Brand-name drug makers are using “authorized generics” to keep drug prices high and stifle competition, according to a report by Kaiser Health News.
Authorized generics are defined by the US Food and Drug Administration as brand-name drugs that are simply repackaged and marketed without the brand name. They’re made by the same company that makes the brand-name drug and usually sold at a discount relative to the brand-name version.
Traditional generic drugs, on the other hand, are versions of a drug that are equivalent to a brand-name drug in active ingredients and effects but may have slight variations, such as in inactive ingredients like fillers and flavors. Generics are made by different companies from those that make the brand-name versions.
High-profile examples of authorized generics include Mylan’s cheaper form of its EpiPen, a life-saving epinephrine autoinjector that curbs deadly allergic reactions. In 2016, under political and public pressure to lower drug prices, Mylan introduced the authorized generic of EpiPen priced at $300 for a two-pack. That’s half the price of a two-pack of the brand-name version, which has a list price of around $600. But it’s still a staggering hike from EpiPen’s original cost of around $50 per injector in 2007. That year, Mylan bought the rights to EpiPen and then raised the price more than 400% in the years that followed. The authorized generic is essentially triple the price of what two injectors used to cost.
Drug companies argue that because authorized generics are priced lower than brand-name drugs, the faux generics lower overall prices and spur competition. But critics note that the prices can still be inflated, as in the EpiPen case. Moreover, because brand-name drugs’ list prices are often subject to rebates and discounts by middlemen, the authorized generics’ lower prices sometimes have no impact on how much drug companies net for their drugs.
Tricks and games
Another example is Eli Lilly’s authorized generic form of Humalog insulin, as Kaiser Health News points out. In March, Eli Lilly announced it would sell the authorized generic for $137 a vial, about half the price of the brand-name version’s $275 price. The company’s CEO reportedly said that seemingly compassionate move was made to address the “many patients [who] are struggling to afford their insulin.”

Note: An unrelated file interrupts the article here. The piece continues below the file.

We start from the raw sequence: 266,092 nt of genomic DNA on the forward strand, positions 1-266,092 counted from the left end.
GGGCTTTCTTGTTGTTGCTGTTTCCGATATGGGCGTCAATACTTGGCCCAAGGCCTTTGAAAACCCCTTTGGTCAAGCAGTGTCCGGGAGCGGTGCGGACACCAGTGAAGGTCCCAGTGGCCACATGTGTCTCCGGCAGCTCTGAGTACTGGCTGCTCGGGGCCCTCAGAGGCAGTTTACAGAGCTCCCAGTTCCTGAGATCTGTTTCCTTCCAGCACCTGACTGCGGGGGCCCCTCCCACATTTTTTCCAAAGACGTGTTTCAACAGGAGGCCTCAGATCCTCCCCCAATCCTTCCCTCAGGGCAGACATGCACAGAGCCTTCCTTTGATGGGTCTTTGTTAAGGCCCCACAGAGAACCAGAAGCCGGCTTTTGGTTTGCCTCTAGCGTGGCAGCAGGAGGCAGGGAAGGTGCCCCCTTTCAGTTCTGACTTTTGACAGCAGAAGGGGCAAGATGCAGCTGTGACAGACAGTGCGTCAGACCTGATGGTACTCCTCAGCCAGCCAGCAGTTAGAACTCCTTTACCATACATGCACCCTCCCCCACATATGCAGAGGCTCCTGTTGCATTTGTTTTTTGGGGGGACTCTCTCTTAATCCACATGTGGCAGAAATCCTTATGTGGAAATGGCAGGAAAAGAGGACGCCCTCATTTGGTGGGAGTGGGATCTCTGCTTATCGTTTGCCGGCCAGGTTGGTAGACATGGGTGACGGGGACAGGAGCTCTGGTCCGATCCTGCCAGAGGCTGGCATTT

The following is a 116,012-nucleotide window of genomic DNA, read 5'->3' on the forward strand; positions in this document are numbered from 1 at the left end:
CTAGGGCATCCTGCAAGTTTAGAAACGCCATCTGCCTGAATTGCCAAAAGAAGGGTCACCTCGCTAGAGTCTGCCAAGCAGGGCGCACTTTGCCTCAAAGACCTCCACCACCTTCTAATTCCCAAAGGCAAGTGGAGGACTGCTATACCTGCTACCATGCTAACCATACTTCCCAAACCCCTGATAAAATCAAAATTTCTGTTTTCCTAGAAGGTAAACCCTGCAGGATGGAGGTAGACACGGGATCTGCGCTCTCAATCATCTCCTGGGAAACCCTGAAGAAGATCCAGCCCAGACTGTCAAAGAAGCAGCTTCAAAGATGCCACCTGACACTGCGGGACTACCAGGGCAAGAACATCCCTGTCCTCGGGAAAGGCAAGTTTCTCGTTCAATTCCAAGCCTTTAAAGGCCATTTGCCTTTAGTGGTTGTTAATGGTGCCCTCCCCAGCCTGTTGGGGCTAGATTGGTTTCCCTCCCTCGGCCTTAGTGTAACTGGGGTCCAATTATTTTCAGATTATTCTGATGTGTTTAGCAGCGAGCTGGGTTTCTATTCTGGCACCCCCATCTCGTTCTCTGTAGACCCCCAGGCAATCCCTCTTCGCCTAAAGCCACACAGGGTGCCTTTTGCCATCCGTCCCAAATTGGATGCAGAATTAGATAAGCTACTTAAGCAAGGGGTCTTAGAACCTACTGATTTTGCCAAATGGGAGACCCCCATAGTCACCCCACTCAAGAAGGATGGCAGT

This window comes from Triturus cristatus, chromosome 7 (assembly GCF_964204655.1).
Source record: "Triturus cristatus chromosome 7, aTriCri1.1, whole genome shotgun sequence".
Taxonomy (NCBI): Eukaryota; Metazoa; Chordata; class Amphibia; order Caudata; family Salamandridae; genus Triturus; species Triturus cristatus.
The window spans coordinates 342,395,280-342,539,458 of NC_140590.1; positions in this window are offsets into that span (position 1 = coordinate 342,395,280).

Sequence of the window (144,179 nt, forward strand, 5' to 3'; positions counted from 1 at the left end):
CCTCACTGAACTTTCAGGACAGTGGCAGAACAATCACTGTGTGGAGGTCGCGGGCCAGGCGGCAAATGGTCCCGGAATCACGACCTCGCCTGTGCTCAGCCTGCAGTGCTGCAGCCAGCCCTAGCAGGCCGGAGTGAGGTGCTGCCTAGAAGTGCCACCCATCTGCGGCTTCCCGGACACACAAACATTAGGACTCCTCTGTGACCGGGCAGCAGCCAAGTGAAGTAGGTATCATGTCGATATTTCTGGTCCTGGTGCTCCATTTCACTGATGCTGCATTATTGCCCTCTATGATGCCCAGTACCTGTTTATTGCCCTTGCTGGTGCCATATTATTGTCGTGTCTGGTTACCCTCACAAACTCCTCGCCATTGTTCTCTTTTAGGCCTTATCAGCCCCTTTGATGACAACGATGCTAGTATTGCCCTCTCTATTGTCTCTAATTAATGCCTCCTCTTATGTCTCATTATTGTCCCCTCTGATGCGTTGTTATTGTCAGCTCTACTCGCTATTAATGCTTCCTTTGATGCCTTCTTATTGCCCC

But the slashed price won’t affect Lilly’s bottom line, according to a senior pharmacy benefits executive who spoke to KHN under the condition of anonymity. After rebates, $137 is about what Eli Lilly gets for Humalog now, the executive said.
“It’s a parlor trick,” the executive added. “They’re bending to political pressure, but are they taking any money out of the system? They’re not.”
And, as others have noted, the price is still wildly inflated. A vial of brand-name Humalog has a list price of $55 in Germany, for instance. In 2001—before Lilly began hiking the price—the list price for a vial of Humalog in the US was $35.
While authorized generics help maintain high prices and profits for drug makers, they also choke back competition from actual generics, critics say.
When Congress set up the modern generic drug market in 1984—with the “Drug Price Competition and Patent Term Restoration Act of 1984″ (aka the Hatch-Waxman Amendments)—lawmakers intended to give the first generic maker the lucrative incentive of a 180-day period of market exclusivity. That is, the FDA holds back on approving additional generic versions of a drug for that period.
But with authorized generics, brand-name drug makers can time the release of their faux generics to match the release of generic competition. That’s exactly what PDL BioPharma did with the release of an authorized generic version of its blood-pressure drug, Tekturna (generic name aliskiren).
In 2017, PDL got wind that Anchen Pharmaceuticals was planning to come out with a generic version of the blood pressure pill. PDL then cut a deal with Anchen that, in part, had Anchen agree to delay the release of its generic until at least March 1, 2019. On March 4, 2019, PDL announced the release of its authorized generic.
In the announcement, PDL’s president and CEO, Dominique Monnet, noted that “We believe being first-to-market with a generic version of aliskiren provides [PDL subsidiary] Noden with a distinct competitive advantage.”
Robin Feldman, a pharmaceutical policy expert at the University of California Hastings College of the Law, echoed the point to KHN, saying that such moves can “stave off generic competition and make sure that generics can’t get much of a foothold when they do get to market.”
“That’s the game,” she added. “And drug companies have become masters at this.”
As of July 2019, there are nearly 1,200 authorized generics on the market in the US.
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